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The “Presence” Control

Written by on December 26, 2015
"Presence" control knob on a modern ’59 Bassman LTD.

“Presence” control knob on a modern ’59 Bassman LTD.

For those who are wondering what the “presence”control on a guitar amplifier does, here’s the answer:

It controls “presence.”

More specifically, your amp’s presence control boosts upper-mid and treble frequencies in a specific manner that makes the tone sound notably livelier; a little “wilder” than normal. The quality of this livelier, wilder tone is typically described as being more “present,” thus the name.

Saying that the upper-mid and treble frequencies become more present doesn’t exactly mean they become “louder” in the sense that an amp’s volume control affects all frequencies evenly. Nor does the presence control affect the tone in the same manner as the amp’s “mid” and “treble” tone controls.

To explain what a presence control does in greater detail, let us note a fundamental basic of amplifier design. Namely, that an amp consists of at least two “sections”—a preamp stage and a power amp stage. The preamp stage comes first and is where most of the tone shaping happens; the power amp stage comes second and provides the muscle that blasts your sound out into the world and makes the neighbors call the cops.

Your amp’s traditional tone controls—“bass,” “mid” and “treble”—reside in the preamp stage and thus accomplish their work before the signal reaches the power amp. These tone controls are generally “subtractive”—that is, they don’t boost anything; they control the amount of frequency band removed from the signal.

The presence control, on the other hand, resides in the power amp stage. Technically, it’s a “high frequency shelving boost” control, which is much like the treble control on a traditional stereo. Turning it up actually does boost part of the frequency band.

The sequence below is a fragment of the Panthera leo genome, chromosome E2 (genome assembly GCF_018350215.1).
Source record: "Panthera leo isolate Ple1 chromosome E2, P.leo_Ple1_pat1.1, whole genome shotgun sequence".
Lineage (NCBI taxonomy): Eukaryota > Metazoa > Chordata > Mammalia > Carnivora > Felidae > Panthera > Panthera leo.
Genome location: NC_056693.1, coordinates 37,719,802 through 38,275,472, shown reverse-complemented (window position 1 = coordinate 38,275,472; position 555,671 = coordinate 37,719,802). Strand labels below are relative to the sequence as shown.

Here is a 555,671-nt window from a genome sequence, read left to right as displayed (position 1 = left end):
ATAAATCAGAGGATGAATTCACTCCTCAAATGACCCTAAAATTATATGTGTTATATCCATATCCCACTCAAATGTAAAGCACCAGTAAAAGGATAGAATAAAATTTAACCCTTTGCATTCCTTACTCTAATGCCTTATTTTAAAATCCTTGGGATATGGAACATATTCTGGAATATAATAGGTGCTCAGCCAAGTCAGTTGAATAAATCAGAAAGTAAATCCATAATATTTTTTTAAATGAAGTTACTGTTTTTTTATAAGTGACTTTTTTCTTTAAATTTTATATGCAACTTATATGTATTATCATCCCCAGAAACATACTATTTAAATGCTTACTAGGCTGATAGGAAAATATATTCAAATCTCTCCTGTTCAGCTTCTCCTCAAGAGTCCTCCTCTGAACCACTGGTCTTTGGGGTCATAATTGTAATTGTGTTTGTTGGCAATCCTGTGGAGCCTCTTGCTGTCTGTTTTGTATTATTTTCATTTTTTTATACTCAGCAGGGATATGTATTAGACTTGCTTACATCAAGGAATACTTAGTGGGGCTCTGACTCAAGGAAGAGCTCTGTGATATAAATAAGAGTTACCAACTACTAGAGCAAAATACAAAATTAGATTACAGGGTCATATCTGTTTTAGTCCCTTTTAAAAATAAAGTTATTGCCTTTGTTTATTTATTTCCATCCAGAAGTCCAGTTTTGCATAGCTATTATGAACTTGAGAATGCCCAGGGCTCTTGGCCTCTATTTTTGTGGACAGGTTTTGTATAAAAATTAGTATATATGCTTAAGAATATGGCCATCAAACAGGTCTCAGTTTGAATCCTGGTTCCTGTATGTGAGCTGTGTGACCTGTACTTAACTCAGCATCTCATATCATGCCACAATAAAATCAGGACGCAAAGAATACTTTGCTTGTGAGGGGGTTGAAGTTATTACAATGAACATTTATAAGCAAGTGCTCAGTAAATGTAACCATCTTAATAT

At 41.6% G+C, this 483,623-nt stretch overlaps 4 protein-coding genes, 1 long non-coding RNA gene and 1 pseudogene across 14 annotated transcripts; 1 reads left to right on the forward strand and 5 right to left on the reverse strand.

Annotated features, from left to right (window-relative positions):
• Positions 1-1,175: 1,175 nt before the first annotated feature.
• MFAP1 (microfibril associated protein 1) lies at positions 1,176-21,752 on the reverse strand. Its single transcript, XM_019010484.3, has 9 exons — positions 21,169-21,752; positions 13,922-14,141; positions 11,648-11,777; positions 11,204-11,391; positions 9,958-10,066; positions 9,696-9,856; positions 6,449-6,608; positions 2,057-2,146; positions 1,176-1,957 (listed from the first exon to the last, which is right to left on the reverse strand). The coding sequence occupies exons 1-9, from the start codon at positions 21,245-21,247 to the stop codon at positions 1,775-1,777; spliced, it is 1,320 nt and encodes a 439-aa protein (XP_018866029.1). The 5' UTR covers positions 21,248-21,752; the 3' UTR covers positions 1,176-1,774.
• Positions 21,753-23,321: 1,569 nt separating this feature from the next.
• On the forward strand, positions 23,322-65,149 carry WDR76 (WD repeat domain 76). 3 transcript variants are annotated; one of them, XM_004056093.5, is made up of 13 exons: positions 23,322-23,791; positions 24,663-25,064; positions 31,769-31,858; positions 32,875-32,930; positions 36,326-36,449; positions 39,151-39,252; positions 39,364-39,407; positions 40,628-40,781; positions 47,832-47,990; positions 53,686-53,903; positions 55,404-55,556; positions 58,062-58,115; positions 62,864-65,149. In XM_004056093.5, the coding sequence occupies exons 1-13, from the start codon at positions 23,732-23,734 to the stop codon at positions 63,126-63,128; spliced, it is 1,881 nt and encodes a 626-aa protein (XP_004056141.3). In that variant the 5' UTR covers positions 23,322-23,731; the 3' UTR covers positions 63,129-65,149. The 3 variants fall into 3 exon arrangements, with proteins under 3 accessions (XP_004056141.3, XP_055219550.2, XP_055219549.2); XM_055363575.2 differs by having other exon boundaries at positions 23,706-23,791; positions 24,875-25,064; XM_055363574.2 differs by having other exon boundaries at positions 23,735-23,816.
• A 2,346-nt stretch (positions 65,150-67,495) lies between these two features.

Here’s where things get a little complicated, but hang in there with us. Because of the nature of power amp design and function (specifically power amp feedback, the science of which fills volumes if not entire libraries) the presence control affects upper-mid and high frequencies in a completely different way that than the normal tone controls found in the preamp stage.

Increasing the presence control decreases high-frequency-only feedback in the power amp, which makes the amp distort more easily for higher notes. Also, it decreases the amp’s ability to precisely control the actual speaker cone at high frequencies—this is what makes the amp sound wilder and raspier in a way that the treble control knob isn’t capable of.

When playing an amp cleanly, increasing the presence control simply results in more upper midrange and treble.

When pushing an amp into distortion, though, the presence control behaves differently. It changes the “texture” of the distortion and adds complexity to the sound, making the amp feel a little “less predictable” for higher notes.

As you can see then, the function of the presence control varies with volume. The louder you play, the more it does and the more noticeable it becomes.

Presence controls were found on several notable Fender “tweed” amps of the 1950s. As of fall 2014, Fender amps equipped with a presence control include the ’59 Bassman® LTD, ’57 Band-Master®, Blues Deluxe Reissue, Hot Rod DeVille 212 III and 410 III, Hot Rod Deluxe III, EC Twinolux and GB Hot Rod Deluxe.

  • Terje Haraldsen

    That’s an interesting read Fender. One must wonder, what would happen if you moved the eq trio to the power section?